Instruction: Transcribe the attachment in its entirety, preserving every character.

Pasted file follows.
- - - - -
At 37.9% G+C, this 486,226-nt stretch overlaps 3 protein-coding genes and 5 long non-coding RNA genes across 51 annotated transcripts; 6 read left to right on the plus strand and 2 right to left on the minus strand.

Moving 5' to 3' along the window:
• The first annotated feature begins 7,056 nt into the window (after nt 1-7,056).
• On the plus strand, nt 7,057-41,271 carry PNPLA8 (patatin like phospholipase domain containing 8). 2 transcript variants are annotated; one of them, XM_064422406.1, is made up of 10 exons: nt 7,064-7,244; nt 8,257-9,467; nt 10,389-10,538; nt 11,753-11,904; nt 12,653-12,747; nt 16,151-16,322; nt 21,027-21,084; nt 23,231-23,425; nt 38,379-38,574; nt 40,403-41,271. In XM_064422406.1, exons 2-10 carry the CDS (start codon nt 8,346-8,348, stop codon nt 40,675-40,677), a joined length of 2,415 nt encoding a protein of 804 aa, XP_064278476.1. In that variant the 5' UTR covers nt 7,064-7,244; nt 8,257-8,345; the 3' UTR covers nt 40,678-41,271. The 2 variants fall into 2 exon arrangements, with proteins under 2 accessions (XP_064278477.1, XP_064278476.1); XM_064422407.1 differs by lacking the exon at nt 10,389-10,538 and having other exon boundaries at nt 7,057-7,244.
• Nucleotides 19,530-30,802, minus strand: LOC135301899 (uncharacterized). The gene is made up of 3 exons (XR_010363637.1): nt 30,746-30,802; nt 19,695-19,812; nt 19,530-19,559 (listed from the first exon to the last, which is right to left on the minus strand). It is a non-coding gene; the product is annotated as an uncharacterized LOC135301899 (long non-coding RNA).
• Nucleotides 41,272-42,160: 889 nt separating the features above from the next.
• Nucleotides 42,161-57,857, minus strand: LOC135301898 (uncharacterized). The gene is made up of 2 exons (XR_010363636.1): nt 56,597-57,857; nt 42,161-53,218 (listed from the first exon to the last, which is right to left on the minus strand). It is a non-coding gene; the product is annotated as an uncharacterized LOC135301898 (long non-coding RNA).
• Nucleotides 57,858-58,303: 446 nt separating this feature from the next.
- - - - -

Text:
At 37.9% G+C, this 486,226-nt stretch overlaps 3 protein-coding genes and 5 long non-coding RNA genes across 51 annotated transcripts; 6 read left to right on the plus strand and 2 right to left on the minus strand.

Moving 5' to 3' along the window:
• The first annotated feature begins 7,056 nt into the window (after nt 1-7,056).
• On the plus strand, nt 7,057-41,271 carry PNPLA8 (patatin like phospholipase domain containing 8). 2 transcript variants are annotated; one of them, XM_064422406.1, is made up of 10 exons: nt 7,064-7,244; nt 8,257-9,467; nt 10,389-10,538; nt 11,753-11,904; nt 12,653-12,747; nt 16,151-16,322; nt 21,027-21,084; nt 23,231-23,425; nt 38,379-38,574; nt 40,403-41,271. In XM_064422406.1, exons 2-10 carry the CDS (start codon nt 8,346-8,348, stop codon nt 40,675-40,677), a joined length of 2,415 nt encoding a protein of 804 aa, XP_064278476.1. In that variant the 5' UTR covers nt 7,064-7,244; nt 8,257-8,345; the 3' UTR covers nt 40,678-41,271. The 2 variants fall into 2 exon arrangements, with proteins under 2 accessions (XP_064278477.1, XP_064278476.1); XM_064422407.1 differs by lacking the exon at nt 10,389-10,538 and having other exon boundaries at nt 7,057-7,244.
• Nucleotides 19,530-30,802, minus strand: LOC135301899 (uncharacterized). The gene is made up of 3 exons (XR_010363637.1): nt 30,746-30,802; nt 19,695-19,812; nt 19,530-19,559 (listed from the first exon to the last, which is right to left on the minus strand). It is a non-coding gene; the product is annotated as an uncharacterized LOC135301899 (long non-coding RNA).
• Nucleotides 41,272-42,160: 889 nt separating the features above from the next.
• Nucleotides 42,161-57,857, minus strand: LOC135301898 (uncharacterized). The gene is made up of 2 exons (XR_010363636.1): nt 56,597-57,857; nt 42,161-53,218 (listed from the first exon to the last, which is right to left on the minus strand). It is a non-coding gene; the product is annotated as an uncharacterized LOC135301898 (long non-coding RNA).
• Nucleotides 57,858-58,303: 446 nt separating this feature from the next.